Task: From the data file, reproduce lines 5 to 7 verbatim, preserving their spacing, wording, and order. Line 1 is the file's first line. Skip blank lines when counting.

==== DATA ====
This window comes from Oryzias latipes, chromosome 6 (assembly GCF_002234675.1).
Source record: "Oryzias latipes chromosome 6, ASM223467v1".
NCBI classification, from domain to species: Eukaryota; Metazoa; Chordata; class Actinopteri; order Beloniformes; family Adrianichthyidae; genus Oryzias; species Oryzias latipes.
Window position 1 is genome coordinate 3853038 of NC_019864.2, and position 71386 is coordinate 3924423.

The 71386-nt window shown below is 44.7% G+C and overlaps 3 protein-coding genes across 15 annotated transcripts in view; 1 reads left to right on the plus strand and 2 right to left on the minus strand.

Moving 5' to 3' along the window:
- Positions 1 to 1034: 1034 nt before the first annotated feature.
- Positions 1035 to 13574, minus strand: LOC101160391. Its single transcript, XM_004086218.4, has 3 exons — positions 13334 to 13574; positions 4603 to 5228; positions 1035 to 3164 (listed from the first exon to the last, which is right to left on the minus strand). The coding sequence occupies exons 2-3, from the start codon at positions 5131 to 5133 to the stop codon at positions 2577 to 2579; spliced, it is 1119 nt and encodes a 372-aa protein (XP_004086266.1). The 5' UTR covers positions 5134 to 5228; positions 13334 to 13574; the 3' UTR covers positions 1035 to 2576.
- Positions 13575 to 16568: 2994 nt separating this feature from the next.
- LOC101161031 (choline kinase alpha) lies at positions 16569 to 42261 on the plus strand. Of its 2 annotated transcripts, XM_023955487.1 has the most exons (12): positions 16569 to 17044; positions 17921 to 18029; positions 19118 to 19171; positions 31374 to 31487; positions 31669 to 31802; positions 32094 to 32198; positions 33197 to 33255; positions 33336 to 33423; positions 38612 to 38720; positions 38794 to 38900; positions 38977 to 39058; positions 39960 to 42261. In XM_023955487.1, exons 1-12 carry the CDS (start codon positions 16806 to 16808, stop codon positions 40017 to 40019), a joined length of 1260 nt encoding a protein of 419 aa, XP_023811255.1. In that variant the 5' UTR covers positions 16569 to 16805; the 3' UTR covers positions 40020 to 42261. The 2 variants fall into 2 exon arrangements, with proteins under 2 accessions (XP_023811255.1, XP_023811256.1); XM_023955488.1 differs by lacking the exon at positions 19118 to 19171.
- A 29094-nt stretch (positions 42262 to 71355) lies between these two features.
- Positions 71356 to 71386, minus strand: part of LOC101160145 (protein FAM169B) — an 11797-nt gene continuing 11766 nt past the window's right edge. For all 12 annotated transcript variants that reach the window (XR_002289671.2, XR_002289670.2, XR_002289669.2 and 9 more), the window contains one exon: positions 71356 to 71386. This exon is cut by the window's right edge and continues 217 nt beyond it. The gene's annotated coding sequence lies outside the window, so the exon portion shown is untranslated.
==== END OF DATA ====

The 71386-nt window shown below is 44.7% G+C and overlaps 3 protein-coding genes across 15 annotated transcripts in view; 1 reads left to right on the plus strand and 2 right to left on the minus strand.

Moving 5' to 3' along the window:
- Positions 1 to 1034: 1034 nt before the first annotated feature.